The Syrians, looking to distract attention from the ongoing repression of a rebellion by that country’s Sunni Muslim majority against an Iran-allied Shia ruling minority is lamenting and celebrating the conflict today.
The government in Damascus is saying that Israeli Defense Forces killed 23 “protesters.” The government in Tel Aviv, meanwhile, says that the hundreds of rock-throwing Arabs who tried to overrun the Golan Heights border were actually deployed by the Syrians as a distraction from the Assad family’s brutal crackdown.
One also wonders if the orchestrated protests, which follow a similar cross-border surge on May 15, isn’t also an effort to increase international pressure on Israel to accept President Obama’s call to give up disputed lands as part of a bid to restart the peace process with the Palestinians.
There is reason for the Israelis to fear many more similar incidents as the Palestinians militate for statehood at the U.N. this fall. Obama has told the Israelis that they will have to sacrifice some of their 44-year-old borders in order to show good faith to the international community.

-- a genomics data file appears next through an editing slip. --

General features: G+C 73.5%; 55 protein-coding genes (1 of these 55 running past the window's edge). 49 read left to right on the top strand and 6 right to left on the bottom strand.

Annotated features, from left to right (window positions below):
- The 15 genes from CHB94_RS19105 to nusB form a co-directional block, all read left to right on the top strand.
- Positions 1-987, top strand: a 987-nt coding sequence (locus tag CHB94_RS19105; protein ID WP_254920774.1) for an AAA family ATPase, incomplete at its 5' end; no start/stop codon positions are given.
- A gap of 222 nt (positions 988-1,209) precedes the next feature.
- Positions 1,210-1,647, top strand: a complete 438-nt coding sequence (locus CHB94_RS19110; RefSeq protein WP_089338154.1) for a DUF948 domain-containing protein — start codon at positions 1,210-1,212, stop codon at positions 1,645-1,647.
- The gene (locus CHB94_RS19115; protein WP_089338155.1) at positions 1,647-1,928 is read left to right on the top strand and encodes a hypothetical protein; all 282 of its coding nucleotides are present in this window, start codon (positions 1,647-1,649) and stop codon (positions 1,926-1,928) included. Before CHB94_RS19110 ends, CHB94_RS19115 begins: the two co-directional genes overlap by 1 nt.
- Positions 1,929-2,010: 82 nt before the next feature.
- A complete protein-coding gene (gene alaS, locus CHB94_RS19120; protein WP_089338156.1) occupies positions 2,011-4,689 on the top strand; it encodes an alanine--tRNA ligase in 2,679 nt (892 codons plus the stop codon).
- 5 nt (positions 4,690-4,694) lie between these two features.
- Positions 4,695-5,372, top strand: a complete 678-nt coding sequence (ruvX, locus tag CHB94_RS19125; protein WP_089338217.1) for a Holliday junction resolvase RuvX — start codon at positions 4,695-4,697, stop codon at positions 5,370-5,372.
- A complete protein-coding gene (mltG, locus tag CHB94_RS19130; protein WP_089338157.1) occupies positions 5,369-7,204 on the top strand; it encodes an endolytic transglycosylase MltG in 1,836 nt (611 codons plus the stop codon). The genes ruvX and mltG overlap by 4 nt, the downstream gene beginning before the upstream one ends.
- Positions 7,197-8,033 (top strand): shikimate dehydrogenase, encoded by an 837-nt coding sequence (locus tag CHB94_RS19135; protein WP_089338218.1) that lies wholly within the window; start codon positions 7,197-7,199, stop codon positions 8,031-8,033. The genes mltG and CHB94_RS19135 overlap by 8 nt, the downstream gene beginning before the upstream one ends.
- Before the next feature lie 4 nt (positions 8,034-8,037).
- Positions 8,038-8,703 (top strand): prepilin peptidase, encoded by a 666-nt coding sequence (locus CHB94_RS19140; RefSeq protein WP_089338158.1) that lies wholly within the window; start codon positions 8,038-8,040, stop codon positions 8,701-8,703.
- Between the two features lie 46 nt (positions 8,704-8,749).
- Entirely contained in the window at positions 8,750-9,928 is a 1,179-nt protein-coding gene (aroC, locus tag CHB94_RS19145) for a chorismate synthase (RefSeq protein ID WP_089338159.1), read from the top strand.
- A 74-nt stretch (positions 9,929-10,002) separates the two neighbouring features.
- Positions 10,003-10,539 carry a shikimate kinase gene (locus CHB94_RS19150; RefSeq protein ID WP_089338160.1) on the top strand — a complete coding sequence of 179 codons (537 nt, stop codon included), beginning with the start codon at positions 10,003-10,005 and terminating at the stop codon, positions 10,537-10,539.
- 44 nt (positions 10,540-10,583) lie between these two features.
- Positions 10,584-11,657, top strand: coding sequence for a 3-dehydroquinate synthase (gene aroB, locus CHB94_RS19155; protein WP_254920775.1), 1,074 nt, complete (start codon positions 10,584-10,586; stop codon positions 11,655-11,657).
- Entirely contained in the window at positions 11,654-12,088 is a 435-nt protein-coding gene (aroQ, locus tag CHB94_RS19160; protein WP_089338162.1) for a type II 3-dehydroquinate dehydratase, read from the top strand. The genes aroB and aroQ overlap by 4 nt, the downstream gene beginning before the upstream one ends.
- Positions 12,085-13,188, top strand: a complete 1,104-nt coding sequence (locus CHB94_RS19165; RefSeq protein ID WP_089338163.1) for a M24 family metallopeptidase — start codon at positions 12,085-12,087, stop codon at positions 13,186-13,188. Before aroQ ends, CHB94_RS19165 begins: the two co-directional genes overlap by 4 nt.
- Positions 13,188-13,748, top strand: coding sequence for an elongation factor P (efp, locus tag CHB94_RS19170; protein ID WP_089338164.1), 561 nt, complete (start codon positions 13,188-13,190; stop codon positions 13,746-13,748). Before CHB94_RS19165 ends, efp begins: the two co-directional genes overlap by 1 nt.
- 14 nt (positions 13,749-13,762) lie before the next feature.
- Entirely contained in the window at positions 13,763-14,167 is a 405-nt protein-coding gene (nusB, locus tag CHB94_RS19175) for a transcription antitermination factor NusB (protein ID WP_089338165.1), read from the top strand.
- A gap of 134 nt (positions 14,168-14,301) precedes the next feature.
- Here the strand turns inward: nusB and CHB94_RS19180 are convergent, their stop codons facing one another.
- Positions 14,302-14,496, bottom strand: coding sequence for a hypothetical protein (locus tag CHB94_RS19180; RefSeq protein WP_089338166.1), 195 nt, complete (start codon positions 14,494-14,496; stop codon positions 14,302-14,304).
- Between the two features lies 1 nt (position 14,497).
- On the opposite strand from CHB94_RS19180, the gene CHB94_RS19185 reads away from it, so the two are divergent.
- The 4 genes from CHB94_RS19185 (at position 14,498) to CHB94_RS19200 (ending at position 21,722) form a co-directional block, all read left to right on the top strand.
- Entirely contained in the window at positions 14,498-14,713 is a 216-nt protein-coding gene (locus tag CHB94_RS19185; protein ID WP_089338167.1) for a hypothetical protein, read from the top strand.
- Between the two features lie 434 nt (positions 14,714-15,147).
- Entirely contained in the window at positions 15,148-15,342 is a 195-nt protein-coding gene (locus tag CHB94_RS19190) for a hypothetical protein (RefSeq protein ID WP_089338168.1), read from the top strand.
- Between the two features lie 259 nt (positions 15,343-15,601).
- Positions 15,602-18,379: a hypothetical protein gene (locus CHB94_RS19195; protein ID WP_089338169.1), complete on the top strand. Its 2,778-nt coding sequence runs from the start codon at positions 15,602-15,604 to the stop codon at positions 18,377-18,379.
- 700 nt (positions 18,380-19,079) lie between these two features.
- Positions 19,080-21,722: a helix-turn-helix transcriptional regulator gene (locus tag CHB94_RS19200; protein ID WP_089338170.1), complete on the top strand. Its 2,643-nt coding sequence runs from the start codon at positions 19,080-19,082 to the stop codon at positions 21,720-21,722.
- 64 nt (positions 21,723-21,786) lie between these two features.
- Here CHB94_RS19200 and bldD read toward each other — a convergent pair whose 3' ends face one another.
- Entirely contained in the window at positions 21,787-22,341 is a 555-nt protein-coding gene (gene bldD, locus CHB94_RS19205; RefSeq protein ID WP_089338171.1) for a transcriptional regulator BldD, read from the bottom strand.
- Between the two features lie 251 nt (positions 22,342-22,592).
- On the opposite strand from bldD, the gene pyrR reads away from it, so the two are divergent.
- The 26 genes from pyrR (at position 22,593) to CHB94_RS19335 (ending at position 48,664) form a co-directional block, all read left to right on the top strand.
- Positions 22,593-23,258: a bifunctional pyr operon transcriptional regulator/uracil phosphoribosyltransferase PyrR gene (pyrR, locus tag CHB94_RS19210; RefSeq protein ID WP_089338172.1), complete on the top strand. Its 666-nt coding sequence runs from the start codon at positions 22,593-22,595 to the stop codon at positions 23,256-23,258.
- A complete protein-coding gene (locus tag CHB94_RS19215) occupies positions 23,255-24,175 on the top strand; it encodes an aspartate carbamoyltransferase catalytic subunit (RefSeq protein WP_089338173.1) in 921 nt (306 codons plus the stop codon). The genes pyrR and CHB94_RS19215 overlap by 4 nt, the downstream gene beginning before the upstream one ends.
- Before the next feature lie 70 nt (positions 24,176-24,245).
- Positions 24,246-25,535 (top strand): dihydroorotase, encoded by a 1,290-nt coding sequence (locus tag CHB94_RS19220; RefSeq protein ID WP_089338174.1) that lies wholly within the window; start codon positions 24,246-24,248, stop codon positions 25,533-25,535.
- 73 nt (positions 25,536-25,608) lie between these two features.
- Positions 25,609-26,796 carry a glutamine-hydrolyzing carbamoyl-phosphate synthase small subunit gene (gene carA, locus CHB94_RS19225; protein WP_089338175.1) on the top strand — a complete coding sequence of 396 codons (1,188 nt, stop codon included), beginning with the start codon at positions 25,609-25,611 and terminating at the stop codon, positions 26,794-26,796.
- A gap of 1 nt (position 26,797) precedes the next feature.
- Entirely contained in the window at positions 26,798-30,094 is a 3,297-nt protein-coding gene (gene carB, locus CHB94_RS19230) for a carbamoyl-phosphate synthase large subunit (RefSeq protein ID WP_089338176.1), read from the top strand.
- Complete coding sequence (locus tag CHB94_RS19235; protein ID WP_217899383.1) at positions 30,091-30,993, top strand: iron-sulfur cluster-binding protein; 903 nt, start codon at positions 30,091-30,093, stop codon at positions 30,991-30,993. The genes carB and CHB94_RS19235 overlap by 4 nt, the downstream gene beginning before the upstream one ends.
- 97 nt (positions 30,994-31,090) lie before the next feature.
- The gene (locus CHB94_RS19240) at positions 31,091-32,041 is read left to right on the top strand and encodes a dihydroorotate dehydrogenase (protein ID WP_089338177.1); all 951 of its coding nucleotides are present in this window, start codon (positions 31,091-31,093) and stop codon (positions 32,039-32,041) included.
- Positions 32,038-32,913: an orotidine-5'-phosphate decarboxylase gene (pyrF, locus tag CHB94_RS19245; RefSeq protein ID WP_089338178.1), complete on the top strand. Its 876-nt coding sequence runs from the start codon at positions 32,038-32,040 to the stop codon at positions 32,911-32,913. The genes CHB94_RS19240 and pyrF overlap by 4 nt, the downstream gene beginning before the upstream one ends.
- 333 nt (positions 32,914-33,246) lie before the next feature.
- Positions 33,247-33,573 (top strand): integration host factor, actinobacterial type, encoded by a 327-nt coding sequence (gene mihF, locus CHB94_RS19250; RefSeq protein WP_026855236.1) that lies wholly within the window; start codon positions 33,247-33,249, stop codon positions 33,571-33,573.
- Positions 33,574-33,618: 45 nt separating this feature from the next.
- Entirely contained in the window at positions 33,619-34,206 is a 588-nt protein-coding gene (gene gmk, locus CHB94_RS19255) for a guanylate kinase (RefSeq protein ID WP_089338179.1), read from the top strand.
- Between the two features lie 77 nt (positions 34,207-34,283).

However the surge developed, it is just the latest ominous sign to come out of the so-called Arab Spring, a series of revolts across the Middle East and North Africa that have unseated several U.S. allies and threaten many more. Egypt, the epicenter of the movement, has abandoned the good parts of Hosni Mubarak’s regime (stable relations with Israel, economic reform, opposition to Iran, protection of Christian minorities) and kept some of the bad stuff.